Shell Factory gets new financing from Orlando bank
This year is primed to be the biggest year in the history of the 78-year-old Shell Factory & Nature Park.
Attendance at the nature park is up 40 percent from last year, while overall attendance, boosted by the addition of the Monday night Cruise-ins, has increased 23 percent.
It just took adherence to a proven marketing plan – and some faith.
In 2014, the iconic landmark faced a financing challenge after BB&T, which had bought out Colonial Bank, sought payment on a $1.2 million balloon loan and would not extend the time period in which to pay.
The Shell Factory was able to form a private placement group to pay off the bank and has now refinanced again through Orlando-based Bank United.
Mike Geml, who headed the private placement team that kept the Shell Factory on track, called it nothing less than a renaissance.
“It’s a story of a turn-around and a renaissance and an opportunity for the Shell Factory to move forward on a solid foundation,” Geml said.
Rick Tupper, CFO and marketing director of The Shell Factory, said the attraction has overcome hurricanes, fire and many economic cycles. But it has been the sheer will of the ownership, management team and employees that got them through.
“The Shell Factory is a place that grows on you. It’s really an old Florida roadside attraction on steroids,” Tupper said. “We are grateful to our local residents along with our seasonal guests for the support they have given us especially over the last five years.”
The Shell Factory struggled in 2011 but subsequently enjoyed double-digit growth across the board for the next few years only to then face the refinancing stumbling block.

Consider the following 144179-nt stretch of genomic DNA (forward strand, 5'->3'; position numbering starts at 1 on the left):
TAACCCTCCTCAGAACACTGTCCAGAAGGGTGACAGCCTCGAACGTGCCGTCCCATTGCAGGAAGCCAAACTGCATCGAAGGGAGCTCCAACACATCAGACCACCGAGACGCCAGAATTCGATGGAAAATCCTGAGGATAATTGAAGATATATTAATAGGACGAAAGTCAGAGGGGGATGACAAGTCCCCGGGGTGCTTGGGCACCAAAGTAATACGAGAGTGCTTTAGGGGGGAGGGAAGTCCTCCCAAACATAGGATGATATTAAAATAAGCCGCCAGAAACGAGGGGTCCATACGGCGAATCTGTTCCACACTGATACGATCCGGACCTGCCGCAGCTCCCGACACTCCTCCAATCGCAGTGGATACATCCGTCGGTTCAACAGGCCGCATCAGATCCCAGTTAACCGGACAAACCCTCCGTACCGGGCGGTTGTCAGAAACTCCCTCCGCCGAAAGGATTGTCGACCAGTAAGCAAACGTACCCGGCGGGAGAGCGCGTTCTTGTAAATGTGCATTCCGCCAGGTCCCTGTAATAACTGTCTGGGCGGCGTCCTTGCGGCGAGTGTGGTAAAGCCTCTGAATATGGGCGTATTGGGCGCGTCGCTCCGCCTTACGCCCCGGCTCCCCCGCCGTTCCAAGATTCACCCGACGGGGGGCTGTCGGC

The private placement group led by Geml was formed to pay off BB&T. The two dozen partners in the group were then paid by Geml (who was paid by the Cronins, who own the Shell Factory). Geml said it was an investment that paid off quite handsomely as the Shell Factory continued to experience revenue growth in 2014 and 2015.
“They were paid a very handsome return for their investment. I would get calls saying ‘It’s wonderful you’ve done this, but what am I going to do with the money?'” Geml said. “They were all friends and business partners and it was an opportunity to give back to them for what they’ve done over the years.”
The growth enhanced their chances of locking up permanent financing. Geml got in touch with several financial institutions. After a sizzling first quarter of 2016, two institutions issued a term sheet, which outlined the conditions of the loan.
Around mid-May, Bank United converted the term sheet to a firm commitment. Those terms were not disclosed, but Geml said they will work out well for the historic attraction.
“I can tell you as a 36-year community banker that I have never seen such an attractive package,” Geml said. “It has provided them with a stable foundation to advance the Shell Factory for many years to come.”
What makes the deal so great are the two components: a first real estate mortgage loan over 25 years with fixed payments at about half the interest that was being paid to the private placement, and a revolving line of credit, which can be fallen back on during slower times.
After five years of sustained growth, the financing provided by Bank United will ensure that local residents and future guests continue to enjoy all The Shell Factory has to offer for future generations, Tupper said.
Meanwhile, during the first quarter this year, many improvements were made to the facility.
“We are trying to keep the old Florida charm of the place while updating the facility itself,” Tupper said.
The Shell Factory is located at 2787 N. Tamiami Trail in North Fort Myers. For more information, visit www.shellfactory.com.